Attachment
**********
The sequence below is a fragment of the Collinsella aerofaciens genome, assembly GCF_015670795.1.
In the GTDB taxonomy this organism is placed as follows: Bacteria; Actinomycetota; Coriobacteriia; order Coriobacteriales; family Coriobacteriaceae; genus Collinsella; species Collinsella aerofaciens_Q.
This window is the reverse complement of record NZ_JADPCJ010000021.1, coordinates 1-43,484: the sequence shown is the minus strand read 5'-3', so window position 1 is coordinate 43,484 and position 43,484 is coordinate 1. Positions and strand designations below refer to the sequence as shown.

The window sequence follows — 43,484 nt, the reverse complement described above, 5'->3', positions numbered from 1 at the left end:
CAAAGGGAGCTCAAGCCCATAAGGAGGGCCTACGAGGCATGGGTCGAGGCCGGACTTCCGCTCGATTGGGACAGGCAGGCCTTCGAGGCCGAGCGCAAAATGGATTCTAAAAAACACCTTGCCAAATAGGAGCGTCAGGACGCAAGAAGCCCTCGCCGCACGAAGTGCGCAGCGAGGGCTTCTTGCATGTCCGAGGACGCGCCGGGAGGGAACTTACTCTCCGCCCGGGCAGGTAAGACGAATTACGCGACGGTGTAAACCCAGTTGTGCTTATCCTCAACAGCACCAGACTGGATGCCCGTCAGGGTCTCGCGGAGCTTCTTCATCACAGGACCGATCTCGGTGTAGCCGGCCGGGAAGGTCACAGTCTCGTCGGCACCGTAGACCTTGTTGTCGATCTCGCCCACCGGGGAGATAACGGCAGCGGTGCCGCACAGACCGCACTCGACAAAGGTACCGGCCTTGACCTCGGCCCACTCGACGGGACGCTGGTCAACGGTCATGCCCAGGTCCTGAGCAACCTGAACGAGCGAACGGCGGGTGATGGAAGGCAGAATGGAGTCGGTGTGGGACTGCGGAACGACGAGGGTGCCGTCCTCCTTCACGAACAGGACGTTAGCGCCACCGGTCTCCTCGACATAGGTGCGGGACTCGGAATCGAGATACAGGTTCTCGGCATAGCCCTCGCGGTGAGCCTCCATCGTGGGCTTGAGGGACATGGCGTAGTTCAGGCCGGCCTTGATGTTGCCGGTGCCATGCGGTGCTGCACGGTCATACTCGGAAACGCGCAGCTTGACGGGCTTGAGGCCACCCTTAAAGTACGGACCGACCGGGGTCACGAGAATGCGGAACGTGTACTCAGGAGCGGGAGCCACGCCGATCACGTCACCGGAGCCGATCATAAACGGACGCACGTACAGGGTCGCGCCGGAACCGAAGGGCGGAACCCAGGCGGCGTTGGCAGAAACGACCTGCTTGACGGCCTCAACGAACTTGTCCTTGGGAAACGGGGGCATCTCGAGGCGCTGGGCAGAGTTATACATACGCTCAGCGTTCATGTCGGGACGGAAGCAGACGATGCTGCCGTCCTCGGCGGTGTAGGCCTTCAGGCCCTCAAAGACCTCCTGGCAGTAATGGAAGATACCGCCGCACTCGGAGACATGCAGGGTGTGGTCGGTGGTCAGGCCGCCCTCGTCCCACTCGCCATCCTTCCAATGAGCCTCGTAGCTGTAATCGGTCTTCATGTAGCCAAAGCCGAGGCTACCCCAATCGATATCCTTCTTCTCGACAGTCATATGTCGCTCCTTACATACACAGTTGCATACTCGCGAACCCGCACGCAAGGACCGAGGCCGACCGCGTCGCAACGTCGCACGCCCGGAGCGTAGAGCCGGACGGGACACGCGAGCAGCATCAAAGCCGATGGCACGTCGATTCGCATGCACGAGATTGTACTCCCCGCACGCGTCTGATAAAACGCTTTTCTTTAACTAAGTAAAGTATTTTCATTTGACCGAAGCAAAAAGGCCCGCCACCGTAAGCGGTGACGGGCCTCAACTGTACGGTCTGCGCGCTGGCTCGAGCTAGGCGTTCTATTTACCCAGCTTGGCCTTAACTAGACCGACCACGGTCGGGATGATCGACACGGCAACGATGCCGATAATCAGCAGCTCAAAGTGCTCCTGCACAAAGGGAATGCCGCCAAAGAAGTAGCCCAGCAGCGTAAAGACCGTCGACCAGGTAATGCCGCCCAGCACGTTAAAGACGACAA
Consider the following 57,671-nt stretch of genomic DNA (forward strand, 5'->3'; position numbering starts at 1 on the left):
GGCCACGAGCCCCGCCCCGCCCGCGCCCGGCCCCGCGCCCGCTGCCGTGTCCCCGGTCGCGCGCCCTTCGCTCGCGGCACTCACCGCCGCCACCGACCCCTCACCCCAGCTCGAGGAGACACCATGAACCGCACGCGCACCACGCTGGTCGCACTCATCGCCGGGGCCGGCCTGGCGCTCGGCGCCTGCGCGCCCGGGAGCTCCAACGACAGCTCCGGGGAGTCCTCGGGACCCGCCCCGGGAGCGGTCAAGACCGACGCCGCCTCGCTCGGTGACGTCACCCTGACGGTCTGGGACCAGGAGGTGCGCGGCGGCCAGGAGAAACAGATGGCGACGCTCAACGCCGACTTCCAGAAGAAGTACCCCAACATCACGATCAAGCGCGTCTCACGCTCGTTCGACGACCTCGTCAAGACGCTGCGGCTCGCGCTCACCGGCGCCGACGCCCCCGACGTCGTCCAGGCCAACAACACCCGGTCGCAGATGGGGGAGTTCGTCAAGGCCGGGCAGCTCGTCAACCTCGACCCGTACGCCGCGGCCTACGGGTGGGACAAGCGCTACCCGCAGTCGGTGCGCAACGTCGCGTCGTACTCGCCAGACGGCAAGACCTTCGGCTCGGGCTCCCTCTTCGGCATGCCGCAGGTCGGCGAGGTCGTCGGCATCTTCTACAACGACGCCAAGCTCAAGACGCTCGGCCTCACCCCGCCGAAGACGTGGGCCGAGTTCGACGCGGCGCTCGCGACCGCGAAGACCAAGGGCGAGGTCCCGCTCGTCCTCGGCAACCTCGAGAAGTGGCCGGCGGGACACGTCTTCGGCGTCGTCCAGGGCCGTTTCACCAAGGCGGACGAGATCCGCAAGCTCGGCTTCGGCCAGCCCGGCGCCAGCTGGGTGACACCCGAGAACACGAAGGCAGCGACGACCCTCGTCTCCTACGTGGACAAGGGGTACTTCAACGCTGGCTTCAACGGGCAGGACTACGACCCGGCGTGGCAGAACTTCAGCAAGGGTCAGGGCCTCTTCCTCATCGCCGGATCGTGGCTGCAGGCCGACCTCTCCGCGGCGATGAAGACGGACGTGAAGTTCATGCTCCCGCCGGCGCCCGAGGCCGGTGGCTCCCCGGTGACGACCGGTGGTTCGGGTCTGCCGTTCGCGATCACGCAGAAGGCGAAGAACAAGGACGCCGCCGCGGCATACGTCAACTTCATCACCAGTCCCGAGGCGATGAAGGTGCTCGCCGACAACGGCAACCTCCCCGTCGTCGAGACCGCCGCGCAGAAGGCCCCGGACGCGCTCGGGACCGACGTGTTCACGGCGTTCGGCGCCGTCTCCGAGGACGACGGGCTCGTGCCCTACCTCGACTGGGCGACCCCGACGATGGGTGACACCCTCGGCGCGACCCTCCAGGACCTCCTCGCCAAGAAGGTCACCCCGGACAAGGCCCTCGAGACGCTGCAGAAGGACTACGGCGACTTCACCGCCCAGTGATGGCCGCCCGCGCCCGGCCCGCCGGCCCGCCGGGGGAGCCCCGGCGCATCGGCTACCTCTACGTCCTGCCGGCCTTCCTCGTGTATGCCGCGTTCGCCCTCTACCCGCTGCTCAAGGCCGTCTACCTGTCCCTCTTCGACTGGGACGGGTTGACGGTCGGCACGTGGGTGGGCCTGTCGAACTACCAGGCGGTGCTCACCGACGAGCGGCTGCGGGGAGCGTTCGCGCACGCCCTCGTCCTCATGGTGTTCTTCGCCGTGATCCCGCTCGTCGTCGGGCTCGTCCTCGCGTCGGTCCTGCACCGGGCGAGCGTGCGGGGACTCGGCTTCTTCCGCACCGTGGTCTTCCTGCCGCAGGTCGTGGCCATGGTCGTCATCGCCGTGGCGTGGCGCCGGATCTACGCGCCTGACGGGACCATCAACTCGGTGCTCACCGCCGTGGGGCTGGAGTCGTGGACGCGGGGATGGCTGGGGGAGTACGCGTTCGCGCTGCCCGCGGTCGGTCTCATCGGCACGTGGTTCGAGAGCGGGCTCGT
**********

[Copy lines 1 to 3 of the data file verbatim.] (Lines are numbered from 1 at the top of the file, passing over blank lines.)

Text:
The sequence below is a fragment of the Collinsella aerofaciens genome, assembly GCF_015670795.1.
In the GTDB taxonomy this organism is placed as follows: Bacteria; Actinomycetota; Coriobacteriia; order Coriobacteriales; family Coriobacteriaceae; genus Collinsella; species Collinsella aerofaciens_Q.
This window is the reverse complement of record NZ_JADPCJ010000021.1, coordinates 1-43,484: the sequence shown is the minus strand read 5'-3', so window position 1 is coordinate 43,484 and position 43,484 is coordinate 1. Positions and strand designations below refer to the sequence as shown.